Critical Care Nurses’ Cognitive Ergonomics Related to Medical Device Alarms

Shu Fen Wung, Marilyn Rose Schatz

Research output: Contribution to journalReview article

3 Scopus citations

Abstract

This study uniquely gained insight into the intricacy of intensive care nurses’ decision-making process when responding to and managing device alarms. Difficulty in responding to alarms included low staffing, multiple job responsibilities, and competing priority tasks. Novice nurses are more tolerant of alarms sounding owing to a lower threshold of comfort with resetting or silencing alarms; more experienced nurses are more comfortable resetting alarm limits to the patient's baseline. Understanding the decision-making process used by nurses can guide the development of policies and learning experiences that are crucial clinical support for alarm management.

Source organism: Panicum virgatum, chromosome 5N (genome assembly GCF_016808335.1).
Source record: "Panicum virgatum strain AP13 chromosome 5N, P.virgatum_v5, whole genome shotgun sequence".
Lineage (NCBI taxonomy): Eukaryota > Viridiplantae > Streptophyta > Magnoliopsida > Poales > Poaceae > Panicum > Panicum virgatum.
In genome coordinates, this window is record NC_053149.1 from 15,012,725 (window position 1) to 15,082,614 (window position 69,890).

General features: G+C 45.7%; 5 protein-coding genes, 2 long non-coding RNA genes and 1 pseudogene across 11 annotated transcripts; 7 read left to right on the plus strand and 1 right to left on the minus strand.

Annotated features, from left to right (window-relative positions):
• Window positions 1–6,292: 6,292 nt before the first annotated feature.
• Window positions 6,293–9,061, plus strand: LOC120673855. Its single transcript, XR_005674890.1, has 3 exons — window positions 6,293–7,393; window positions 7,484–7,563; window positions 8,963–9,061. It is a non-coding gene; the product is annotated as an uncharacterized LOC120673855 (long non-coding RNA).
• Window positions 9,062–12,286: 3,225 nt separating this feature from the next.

Original languageEnglish (US)
Pages (from-to)191-202
Number of pages12
JournalCritical care nursing clinics of North America
Volume30
Issue number2
DOIs
StatePublished - Jun 2018

Keywords

  • Alarm fatigue
  • Decision making
  • Human factors
  • Intensive care
  • Monitor alarms

ASJC Scopus subject areas

  • Critical Care

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